Colon tumor
Carcinoma
Post-treatment changes of rectal carcinoma

Author: Raul Gonzalez M.D. (see Authors page)

Revised: 16 December 2015, last major update December 2015

Copyright: (c) 2002-2015, PathologyOutlines.com, Inc.

PubMed Search: Post-treatment [title] rectal carcinoma
Essential Features
  • Rectal tumors often receive neoadjuvant treatment before resection
  • Microscopic findings include fibrosis and acellular mucin
  • Acellular mucin does not equal viable residual tumor, and serial sections to hunt for rare cancer cells are not warranted
Sites
  • Rectum only; neoadjuvant treatment is generally not given for colonic carcinoma
Clinical Features
  • Treatment often shrinks tumors, reducing risk of local recurrence
  • Patients may experience treatment related complications or anorectal dysfunction (Dis Colon Rectum 2011;54:901)
Gross Description
  • Flat, firm mass with central ulceration
  • May be no identifiable lesion
  • Unless residual tumor is grossly obvious, entire lesion site should be submitted for examination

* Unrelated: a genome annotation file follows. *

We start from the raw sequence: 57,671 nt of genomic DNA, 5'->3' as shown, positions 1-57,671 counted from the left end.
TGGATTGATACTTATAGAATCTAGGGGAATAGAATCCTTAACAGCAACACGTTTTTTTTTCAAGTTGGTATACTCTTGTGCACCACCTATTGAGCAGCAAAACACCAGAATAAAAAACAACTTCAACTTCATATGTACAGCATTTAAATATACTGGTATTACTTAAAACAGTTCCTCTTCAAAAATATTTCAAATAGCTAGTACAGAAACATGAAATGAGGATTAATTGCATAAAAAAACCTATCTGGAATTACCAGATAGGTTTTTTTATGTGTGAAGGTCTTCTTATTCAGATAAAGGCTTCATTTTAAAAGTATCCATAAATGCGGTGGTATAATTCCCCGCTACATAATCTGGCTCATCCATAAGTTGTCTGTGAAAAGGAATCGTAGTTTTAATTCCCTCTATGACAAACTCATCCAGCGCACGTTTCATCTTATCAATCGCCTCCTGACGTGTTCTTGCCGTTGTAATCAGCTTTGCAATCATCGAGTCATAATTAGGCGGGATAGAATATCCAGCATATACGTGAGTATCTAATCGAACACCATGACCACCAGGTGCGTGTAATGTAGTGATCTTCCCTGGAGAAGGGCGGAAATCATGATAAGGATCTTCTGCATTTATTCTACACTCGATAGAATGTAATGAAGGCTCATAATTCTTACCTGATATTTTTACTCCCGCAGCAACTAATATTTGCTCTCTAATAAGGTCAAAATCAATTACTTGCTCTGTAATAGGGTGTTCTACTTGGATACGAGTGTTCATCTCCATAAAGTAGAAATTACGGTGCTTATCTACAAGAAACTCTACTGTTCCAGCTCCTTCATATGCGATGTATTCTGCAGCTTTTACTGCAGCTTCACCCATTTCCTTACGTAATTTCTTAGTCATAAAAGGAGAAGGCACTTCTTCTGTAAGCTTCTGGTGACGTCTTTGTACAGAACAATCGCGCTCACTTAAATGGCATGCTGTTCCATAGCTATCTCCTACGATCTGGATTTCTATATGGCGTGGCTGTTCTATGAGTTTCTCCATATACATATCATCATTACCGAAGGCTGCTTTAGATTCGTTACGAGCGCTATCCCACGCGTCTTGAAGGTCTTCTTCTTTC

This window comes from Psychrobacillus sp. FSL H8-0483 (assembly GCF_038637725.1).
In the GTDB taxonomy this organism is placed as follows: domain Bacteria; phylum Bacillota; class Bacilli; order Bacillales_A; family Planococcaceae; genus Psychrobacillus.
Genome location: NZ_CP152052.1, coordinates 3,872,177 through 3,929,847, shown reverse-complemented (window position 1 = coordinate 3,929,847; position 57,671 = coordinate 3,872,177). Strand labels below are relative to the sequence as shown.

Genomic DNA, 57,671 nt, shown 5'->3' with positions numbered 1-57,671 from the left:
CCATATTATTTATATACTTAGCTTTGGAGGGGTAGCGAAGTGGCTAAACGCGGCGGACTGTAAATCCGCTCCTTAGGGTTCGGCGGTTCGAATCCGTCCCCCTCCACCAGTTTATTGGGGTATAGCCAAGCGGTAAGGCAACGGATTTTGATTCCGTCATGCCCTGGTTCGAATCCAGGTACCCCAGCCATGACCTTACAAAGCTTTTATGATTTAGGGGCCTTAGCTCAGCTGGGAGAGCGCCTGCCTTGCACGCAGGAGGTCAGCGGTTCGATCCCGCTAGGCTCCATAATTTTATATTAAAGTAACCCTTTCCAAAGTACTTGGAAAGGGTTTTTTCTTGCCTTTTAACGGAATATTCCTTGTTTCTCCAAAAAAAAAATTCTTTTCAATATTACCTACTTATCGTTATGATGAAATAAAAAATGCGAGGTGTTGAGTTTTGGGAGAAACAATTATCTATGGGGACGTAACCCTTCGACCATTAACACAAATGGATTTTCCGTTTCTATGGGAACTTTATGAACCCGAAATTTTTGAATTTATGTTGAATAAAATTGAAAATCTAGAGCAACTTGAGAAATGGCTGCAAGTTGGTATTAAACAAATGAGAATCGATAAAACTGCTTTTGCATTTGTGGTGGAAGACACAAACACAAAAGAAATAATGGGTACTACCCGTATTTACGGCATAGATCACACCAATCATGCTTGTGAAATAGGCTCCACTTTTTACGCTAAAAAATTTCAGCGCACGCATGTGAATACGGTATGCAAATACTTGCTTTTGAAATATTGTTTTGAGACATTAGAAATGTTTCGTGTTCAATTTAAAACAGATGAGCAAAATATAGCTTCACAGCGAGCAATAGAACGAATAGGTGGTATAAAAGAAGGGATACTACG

• Completeness of mesorectal excision should be assessed (J Clin Pathol 2007;60:849)
Micro Description
  • Microscopic changes include fibrosis, acellular mucin, necrotic tumor, ulceration and hemosiderin
  • Viable residual tumor may appear well-, moderate, or poorly differentiated
  • Lymph node metastases may remain viable, even if entire primary tumor is destroyed; viable tumor deposits also may be seen and portend poor outcome (Mod Pathol 2014;27:1281)
  • Various grading systems exist for tumor response, with poor concordance (Hum Pathol 2012;43:1917)
  • Acellular mucin should not be interpreted as residual tumor (Am J Surg Pathol 2011;35:127)
  • Deeper sections to search for rare residual tumor cells has little bearing on patient outcome (Histopathology 2011;59:650)
Micro Images
Images hosted on PathOut server:

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Images courtesy of Dr. Raul Gonzalez



Positive Stains
  • Cytokeratin may be used to detect rare residual tumor cells